The Canadian Cattlemen’s Association (CCA) participated in a roundtable with Minister of International Trade Chrystia Freeland in Edmonton in January as part of her consultations with provincial leaders, industry representatives and academics on the Trans-Pacific Partnership (TPP) and on international trade.
The timing coincided nicely with a letter CCA sent to the minister detailing the importance of the TPP to Canada’s beef industry and the need for the federal government to ratify the agreement. In addition to the sheer value of the trade agreement to beef producers, being a founding member of the TPP would give Canada a say in the terms of entry for additional countries that may want to join the TPP in the future.
I reinforced these messages at the roundtable and emphasized that one of the strong selling features of Canadian beef into the emerging markets is the environmental and social attributes. I indicated that we have a strong social licence to produce beef in Canada because we take care of our environment, animals, and are very conscious of food safety.
Provincial representation at the roundtable included Alberta Minister of Agriculture Oneil Carlier, and Edmonton Centre MP Randy Boissonnault. Industry representatives from the Alberta Wheat Commission, Alberta Milk, Egg Farmers of Alberta, and Alberta Beef Producers were also in attendance. Overall it was a very positive discussion with no opposition to the TPP, including from the provincial representatives from milk and eggs. Representatives from Livestock Gentec, University of Alberta economists, and forestry and agriculture scientists also participated.
Minister Freeland, who grew up on a mixed farm in the Peace region, said although it’s important to get new trading partners, she wants to make “trade” itself happen. She acknowledged the hard work of the CCA in achieving the successful repeal of the U.S. country-of-origin labelling (COOL) file.
The minister was very interested in CCA’s environmental and social strengths in the beef industry and in agriculture in general. Another strong point was that she indicated we are well respected in the research and innovation areas of agriculture, and applying that innovation in our practices. Overall, I was very impressed with her knowledge about agriculture and enthusiastic attitude to trade.
On the same day as the roundtable, a new study examining the environmental footprint of beef production was released. The study shows Canada’s beef industry continues to improve efficiencies that lessen its environmental impacts, with production of one kilogram of Canadian beef creating 15 per cent fewer greenhouse gas emissions in 2011 compared to 1981.
Continual improvements in production and feed efficiencies, crop yields and management strategies, resulting in reduced emissions and resource requirements, were largely responsible for the significant decrease in environmental impact.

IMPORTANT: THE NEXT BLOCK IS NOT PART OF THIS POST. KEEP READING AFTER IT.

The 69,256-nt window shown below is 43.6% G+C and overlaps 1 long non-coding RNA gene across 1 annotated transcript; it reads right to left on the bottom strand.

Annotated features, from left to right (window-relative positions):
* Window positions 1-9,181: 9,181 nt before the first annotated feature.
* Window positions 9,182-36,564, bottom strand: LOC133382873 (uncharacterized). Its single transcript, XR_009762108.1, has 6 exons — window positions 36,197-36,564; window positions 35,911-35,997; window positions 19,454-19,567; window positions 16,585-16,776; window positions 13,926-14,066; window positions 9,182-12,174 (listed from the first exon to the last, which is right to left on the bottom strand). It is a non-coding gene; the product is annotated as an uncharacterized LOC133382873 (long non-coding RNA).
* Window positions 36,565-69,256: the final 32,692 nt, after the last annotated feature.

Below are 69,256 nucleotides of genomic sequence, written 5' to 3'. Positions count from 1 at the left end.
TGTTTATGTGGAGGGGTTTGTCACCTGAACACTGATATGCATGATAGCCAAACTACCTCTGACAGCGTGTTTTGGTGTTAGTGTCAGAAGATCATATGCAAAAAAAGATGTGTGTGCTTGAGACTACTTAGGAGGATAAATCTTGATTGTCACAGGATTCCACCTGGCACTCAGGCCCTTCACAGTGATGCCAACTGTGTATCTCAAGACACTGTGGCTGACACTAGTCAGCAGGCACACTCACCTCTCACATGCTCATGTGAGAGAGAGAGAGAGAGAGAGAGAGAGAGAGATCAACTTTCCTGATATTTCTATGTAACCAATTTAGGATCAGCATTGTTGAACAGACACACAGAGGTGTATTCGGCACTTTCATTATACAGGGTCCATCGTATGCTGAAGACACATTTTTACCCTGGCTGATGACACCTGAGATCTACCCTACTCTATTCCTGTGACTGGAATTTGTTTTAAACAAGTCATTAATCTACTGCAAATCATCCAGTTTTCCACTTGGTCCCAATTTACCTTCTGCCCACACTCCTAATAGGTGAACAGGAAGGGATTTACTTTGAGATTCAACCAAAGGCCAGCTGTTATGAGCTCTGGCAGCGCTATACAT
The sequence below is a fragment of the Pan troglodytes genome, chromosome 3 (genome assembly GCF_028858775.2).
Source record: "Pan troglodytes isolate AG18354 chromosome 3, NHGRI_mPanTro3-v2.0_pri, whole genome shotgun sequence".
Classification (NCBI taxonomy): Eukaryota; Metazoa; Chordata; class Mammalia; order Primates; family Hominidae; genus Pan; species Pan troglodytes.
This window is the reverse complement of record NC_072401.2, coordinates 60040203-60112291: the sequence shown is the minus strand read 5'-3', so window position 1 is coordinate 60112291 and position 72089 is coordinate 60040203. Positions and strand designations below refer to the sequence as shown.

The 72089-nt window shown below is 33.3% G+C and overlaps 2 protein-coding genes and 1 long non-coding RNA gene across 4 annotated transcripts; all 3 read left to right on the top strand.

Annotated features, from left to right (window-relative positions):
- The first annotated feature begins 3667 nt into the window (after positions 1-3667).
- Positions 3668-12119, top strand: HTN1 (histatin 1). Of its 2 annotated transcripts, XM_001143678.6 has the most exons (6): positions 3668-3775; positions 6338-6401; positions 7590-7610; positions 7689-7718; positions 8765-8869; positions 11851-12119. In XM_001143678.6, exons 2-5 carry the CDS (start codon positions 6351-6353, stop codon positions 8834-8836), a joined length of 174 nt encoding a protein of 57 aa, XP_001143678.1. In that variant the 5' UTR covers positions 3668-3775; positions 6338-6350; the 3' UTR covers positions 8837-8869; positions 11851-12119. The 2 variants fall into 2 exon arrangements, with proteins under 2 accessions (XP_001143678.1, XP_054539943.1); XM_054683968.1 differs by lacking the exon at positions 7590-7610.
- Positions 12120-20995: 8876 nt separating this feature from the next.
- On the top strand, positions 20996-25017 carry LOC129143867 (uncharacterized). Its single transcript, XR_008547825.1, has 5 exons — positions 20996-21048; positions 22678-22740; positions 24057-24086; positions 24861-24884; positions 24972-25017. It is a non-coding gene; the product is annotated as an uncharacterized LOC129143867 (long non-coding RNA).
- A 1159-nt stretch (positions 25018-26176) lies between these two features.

January 1, 2016 marked the one-year anniversary of the implementation of the Canada-Korea Free Trade Agreement (CKFTA). While the February 2015 case of BSE in Alberta nixed burgeoning exports last year, the resumption of trade effective December 30, 2015 means opportunity for beef producers.
The Korean tariff on Canadian beef dropped to 34.7 per cent — compared with a 40 per cent tariff without CKFTA — on January 1 and will continue to drop as part of Korea’s beef tariff phase-out with Canada. While positive, the U.S. and Australia are ahead of Canada in their respective beef tariff phase-outs with Korea. Correcting this disparity in phase-outs could be addressed at the TPP level by making it a condition of entry for Korea.
While the normalization of trade with South Korea is good news, the CCA’s view is that Canada had sufficient information within days of the February discovery of BSE case No. 19 to adequately assure any country, including Korea, of any concerns they might have had regarding the safety of Canadian beef.
The protocol between Canada and Korea reached in 2012 was never intended to enable a delay of resumption of imports pending the full completion of Canada’s trace-outs and publication of complete epidemiological report. The CCA will be seeking assurance that Korea will not be permitted to maintain such a lengthy delay in resumption of imports again in the future. Consideration of Korea’s future entry into the TPP may be an opportunity to achieve clarification to the protocol.
Canadian beef exports to China experienced phenomenal growth in 2015, becoming Canada’s second-largest export market from its fifth in 2014. Exports through October more than doubled compared with the same period in 2014 despite China being closed for nearly two months in 2015 due to BSE case No. 19. Volume through October increased 11 per cent while value more than doubled to US$115.3 million.
Nearly 80 per cent of the 2015 exports to China took place from July to October. I feel we could do even better once China expands our access to also include bone-in beef. I am hopeful that 2016 will be the year we achieve that.
Earlier in January I attended the State Agriculture and Rural Leaders (SARL) Legislative Ag Chairs Summit meeting in Denver. The meeting provided the opportunity for CCA to express appreciation to government officials and state representatives for their important work that contributed to the repeal of COOL.
I am glad to have this file behind us and look forward to an exciting year ahead.